But before that, we must complete the final verification of the four instruments that make up the observatory of the new generation. According to NASA, almost half of the procedure has already been completed.
These four state-of-the-art instruments will allow observation of the most distant and oldest galaxies that formed in the original universe just a few hundred million years after the Big Bang, as well as analysis of their chemical composition. .
There are 17 observation modes among these instruments, and each mode must be tested before the telescope can begin its work.
“As a result of Webb’s progress? Read a post from NASA on Twitter, published Friday (17).” Good news: as of today, 7 of Webb’s 17 instrument states are ready for science. »
Track Web’s progress?
Good news: So far, 7 of Webb’s 17 instrument modes are ready for science! Dive into a technical explanation of one of the remaining 10 expert modes on Web’s MIRI instrument: https://t.co/o3V8teO9ad pic.twitter.com/TZ2EB1l9cG
– NASA Webb Telescope (@NASAWebb) June 17, 2022
According to Jonathan Gardner, the project’s deputy chief investigator at NASA’s Goddard Space Flight Center, “Each state has a set of observations and analyzes to verify, and some of them will not be until after completion of commissioning.
A detailed ‘check’ list of observatory instrument modes is available on the ‘Where’s Webb’ page.
Gardner said that for each of the 17 conditions, the team selected a “representative example of a scientific goal” that will be observed during Webb’s first year of scientific operations, called Cycle 1 (the full list of Cycle 1 observations is available at this Homepage). ).
“These are just examples,” Gardner added. “Each mode will be used for many purposes, and most Webb science goals will be observed with more than one instrument and / or mode.”
The studies cover Webb’s most important scientific goals, which range from studying very ancient galaxies to studying planets, moons, asteroids and other objects in our solar system.
Experience the instruments of the James Webb Space Telescope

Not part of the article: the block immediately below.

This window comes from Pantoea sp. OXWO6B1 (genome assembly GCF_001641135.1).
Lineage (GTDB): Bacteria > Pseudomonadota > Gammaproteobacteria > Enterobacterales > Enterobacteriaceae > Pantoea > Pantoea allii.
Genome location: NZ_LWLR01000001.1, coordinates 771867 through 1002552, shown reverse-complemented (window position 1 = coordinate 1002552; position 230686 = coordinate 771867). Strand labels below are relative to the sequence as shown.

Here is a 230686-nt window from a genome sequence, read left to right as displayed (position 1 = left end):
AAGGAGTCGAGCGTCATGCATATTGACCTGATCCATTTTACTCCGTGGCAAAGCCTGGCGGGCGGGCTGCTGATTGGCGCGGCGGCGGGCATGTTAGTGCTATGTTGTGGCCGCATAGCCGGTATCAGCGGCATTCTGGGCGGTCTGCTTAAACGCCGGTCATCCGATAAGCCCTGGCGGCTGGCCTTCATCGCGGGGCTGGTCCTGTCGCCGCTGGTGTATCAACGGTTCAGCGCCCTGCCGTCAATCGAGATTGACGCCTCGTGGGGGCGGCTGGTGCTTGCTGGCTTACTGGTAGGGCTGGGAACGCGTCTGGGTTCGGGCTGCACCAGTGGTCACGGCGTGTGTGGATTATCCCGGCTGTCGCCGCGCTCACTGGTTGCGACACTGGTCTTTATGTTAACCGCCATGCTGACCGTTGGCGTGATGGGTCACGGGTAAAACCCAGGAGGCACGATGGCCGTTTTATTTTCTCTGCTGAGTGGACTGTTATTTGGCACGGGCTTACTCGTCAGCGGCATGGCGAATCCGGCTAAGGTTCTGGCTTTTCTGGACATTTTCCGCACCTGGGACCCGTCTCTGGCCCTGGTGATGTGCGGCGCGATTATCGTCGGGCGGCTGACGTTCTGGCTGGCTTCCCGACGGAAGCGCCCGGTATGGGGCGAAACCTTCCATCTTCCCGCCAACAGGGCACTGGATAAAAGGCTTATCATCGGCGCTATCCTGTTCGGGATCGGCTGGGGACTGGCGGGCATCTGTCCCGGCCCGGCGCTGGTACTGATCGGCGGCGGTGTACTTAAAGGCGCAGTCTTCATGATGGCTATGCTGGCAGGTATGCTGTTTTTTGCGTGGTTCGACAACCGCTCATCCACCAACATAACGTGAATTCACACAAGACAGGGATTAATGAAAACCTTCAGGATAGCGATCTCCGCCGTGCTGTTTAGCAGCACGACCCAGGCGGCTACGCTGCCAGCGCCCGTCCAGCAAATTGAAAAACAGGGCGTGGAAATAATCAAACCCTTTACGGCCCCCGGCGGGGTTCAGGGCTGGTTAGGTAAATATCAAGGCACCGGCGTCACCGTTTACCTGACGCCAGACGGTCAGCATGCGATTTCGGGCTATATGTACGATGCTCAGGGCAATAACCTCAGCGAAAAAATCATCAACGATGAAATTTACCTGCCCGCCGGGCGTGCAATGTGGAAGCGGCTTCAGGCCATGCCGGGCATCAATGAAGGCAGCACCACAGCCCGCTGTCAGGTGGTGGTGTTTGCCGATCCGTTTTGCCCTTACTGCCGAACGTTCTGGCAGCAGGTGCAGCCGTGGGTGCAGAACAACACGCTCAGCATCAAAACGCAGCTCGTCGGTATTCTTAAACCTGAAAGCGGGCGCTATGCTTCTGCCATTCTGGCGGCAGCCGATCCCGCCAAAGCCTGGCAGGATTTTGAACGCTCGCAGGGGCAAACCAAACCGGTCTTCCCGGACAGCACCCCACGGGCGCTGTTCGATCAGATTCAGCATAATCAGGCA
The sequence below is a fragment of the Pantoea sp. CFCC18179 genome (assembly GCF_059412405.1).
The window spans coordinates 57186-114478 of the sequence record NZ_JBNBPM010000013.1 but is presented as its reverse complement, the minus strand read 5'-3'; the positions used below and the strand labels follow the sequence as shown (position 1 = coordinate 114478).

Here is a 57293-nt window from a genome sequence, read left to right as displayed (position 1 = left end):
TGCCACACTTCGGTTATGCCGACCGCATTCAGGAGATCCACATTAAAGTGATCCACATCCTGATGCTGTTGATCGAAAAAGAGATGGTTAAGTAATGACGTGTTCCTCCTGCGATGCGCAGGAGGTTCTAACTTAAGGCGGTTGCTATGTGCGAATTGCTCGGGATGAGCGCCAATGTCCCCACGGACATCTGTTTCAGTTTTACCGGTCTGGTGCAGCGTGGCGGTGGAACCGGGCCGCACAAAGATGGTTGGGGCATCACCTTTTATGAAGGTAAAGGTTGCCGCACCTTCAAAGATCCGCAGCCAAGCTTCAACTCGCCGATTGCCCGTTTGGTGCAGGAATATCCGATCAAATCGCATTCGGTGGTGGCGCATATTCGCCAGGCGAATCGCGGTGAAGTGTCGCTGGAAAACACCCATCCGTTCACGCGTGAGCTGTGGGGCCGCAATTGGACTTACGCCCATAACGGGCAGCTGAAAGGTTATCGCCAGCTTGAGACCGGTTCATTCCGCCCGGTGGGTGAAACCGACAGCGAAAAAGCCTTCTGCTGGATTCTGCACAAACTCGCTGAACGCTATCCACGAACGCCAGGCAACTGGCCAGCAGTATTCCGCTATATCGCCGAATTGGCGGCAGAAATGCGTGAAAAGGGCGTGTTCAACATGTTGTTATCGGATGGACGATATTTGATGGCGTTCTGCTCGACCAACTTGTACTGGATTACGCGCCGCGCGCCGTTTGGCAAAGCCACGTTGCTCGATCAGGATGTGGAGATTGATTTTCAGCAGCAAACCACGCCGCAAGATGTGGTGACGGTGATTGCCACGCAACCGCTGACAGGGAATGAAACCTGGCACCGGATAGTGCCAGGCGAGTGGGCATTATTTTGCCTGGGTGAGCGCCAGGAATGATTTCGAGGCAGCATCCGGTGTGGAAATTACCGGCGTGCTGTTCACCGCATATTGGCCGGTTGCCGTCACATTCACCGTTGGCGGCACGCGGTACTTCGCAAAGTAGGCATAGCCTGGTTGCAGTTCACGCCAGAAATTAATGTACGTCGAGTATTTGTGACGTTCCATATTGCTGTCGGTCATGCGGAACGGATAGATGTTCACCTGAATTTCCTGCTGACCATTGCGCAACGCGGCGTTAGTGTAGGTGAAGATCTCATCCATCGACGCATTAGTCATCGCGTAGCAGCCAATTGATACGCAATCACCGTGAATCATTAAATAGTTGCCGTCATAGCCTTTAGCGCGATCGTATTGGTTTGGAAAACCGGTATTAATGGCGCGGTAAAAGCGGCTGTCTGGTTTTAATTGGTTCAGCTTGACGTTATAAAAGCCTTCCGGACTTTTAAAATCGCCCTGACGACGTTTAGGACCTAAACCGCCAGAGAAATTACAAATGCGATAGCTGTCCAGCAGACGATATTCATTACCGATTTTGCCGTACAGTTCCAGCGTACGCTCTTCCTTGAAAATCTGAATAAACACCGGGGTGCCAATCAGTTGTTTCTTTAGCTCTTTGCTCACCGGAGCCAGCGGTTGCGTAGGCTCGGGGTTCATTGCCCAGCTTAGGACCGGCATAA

JWST carries the Integrated Science Instrument Module (ISIM) with four instruments:
NIRCam (near infrared camera): a camera capable of detecting light at wavelengths ranging from the limit of visible light (0.6 micrometers) to short infrared waves (5 micrometers).
NIRspec (near infrared spectrograph): a spectrometer capable of analyzing light at the same frequencies that NIRCam uses. Spectrographic analysis is used to determine the elements that make up an object, such as a galaxy or the atmosphere of an exoplanet.
MIRI (mid-infrared instrument): a combination camera and spectrometer that will analyze infrared light at medium and long lengths, between 5 and 27 micrometers.
FGS / NIRISS (Fine Guidance Sensor and Near Infrared Imager and Slitless Spectrograph): which are actually two instruments. The first (FGS) is used to stabilize the telescope’s line of sight during observations. Its data is used to control the orientation of the spacecraft and the fine steering mirror used in the image stabilization mechanism. NIRISS (Near Infrared Imager and Slitless Spectrograph) is a module for astronomical photography and spectroscopy that is capable of recording light in the frequency range 0.8 to 5 micrometers.
Both NIRCam and MIRI are equipped with corona graphs that are used to block direct light from a star so that light from its corona and nearby weaker objects can be studied.
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